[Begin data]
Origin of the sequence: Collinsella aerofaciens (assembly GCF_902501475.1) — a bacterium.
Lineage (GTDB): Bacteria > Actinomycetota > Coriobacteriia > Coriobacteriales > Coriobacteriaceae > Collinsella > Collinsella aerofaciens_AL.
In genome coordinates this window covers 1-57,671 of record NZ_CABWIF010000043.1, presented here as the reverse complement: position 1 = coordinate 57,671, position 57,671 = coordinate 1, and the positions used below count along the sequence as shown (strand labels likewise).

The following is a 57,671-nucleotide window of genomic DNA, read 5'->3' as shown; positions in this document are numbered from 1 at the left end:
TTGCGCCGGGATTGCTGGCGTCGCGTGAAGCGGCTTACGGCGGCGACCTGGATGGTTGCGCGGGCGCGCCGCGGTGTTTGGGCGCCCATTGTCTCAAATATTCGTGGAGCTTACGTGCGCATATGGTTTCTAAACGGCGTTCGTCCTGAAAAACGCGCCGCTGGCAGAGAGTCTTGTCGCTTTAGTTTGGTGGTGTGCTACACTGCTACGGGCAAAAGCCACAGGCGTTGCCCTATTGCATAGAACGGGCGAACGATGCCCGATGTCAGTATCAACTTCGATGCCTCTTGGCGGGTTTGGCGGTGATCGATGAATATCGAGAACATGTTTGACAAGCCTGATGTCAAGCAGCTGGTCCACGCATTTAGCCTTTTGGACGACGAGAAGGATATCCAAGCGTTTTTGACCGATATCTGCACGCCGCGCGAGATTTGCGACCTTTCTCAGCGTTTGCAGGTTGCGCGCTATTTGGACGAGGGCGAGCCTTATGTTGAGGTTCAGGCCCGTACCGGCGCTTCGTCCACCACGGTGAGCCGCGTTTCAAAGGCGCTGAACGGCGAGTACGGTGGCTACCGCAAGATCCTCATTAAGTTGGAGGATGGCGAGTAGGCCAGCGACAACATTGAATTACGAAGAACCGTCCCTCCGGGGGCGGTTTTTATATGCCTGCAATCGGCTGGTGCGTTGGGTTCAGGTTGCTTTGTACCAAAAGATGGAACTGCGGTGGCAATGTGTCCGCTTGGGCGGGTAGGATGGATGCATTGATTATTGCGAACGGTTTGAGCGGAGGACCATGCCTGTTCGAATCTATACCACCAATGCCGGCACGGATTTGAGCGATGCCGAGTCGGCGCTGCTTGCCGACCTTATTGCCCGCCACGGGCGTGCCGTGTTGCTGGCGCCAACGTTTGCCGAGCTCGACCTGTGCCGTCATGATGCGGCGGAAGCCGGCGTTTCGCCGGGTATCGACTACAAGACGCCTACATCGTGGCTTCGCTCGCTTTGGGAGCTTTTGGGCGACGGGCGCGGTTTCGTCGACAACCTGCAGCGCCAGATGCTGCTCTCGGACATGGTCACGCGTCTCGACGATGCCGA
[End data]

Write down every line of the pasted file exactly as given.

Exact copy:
Origin of the sequence: Collinsella aerofaciens (assembly GCF_902501475.1) — a bacterium.
Lineage (GTDB): Bacteria > Actinomycetota > Coriobacteriia > Coriobacteriales > Coriobacteriaceae > Collinsella > Collinsella aerofaciens_AL.
In genome coordinates this window covers 1-57,671 of record NZ_CABWIF010000043.1, presented here as the reverse complement: position 1 = coordinate 57,671, position 57,671 = coordinate 1, and the positions used below count along the sequence as shown (strand labels likewise).

The following is a 57,671-nucleotide window of genomic DNA, read 5'->3' as shown; positions in this document are numbered from 1 at the left end:
TTGCGCCGGGATTGCTGGCGTCGCGTGAAGCGGCTTACGGCGGCGACCTGGATGGTTGCGCGGGCGCGCCGCGGTGTTTGGGCGCCCATTGTCTCAAATATTCGTGGAGCTTACGTGCGCATATGGTTTCTAAACGGCGTTCGTCCTGAAAAACGCGCCGCTGGCAGAGAGTCTTGTCGCTTTAGTTTGGTGGTGTGCTACACTGCTACGGGCAAAAGCCACAGGCGTTGCCCTATTGCATAGAACGGGCGAACGATGCCCGATGTCAGTATCAACTTCGATGCCTCTTGGCGGGTTTGGCGGTGATCGATGAATATCGAGAACATGTTTGACAAGCCTGATGTCAAGCAGCTGGTCCACGCATTTAGCCTTTTGGACGACGAGAAGGATATCCAAGCGTTTTTGACCGATATCTGCACGCCGCGCGAGATTTGCGACCTTTCTCAGCGTTTGCAGGTTGCGCGCTATTTGGACGAGGGCGAGCCTTATGTTGAGGTTCAGGCCCGTACCGGCGCTTCGTCCACCACGGTGAGCCGCGTTTCAAAGGCGCTGAACGGCGAGTACGGTGGCTACCGCAAGATCCTCATTAAGTTGGAGGATGGCGAGTAGGCCAGCGACAACATTGAATTACGAAGAACCGTCCCTCCGGGGGCGGTTTTTATATGCCTGCAATCGGCTGGTGCGTTGGGTTCAGGTTGCTTTGTACCAAAAGATGGAACTGCGGTGGCAATGTGTCCGCTTGGGCGGGTAGGATGGATGCATTGATTATTGCGAACGGTTTGAGCGGAGGACCATGCCTGTTCGAATCTATACCACCAATGCCGGCACGGATTTGAGCGATGCCGAGTCGGCGCTGCTTGCCGACCTTATTGCCCGCCACGGGCGTGCCGTGTTGCTGGCGCCAACGTTTGCCGAGCTCGACCTGTGCCGTCATGATGCGGCGGAAGCCGGCGTTTCGCCGGGTATCGACTACAAGACGCCTACATCGTGGCTTCGCTCGCTTTGGGAGCTTTTGGGCGACGGGCGCGGTTTCGTCGACAACCTGCAGCGCCAGATGCTGCTCTCGGACATGGTCACGCGTCTCGACGATGCCGA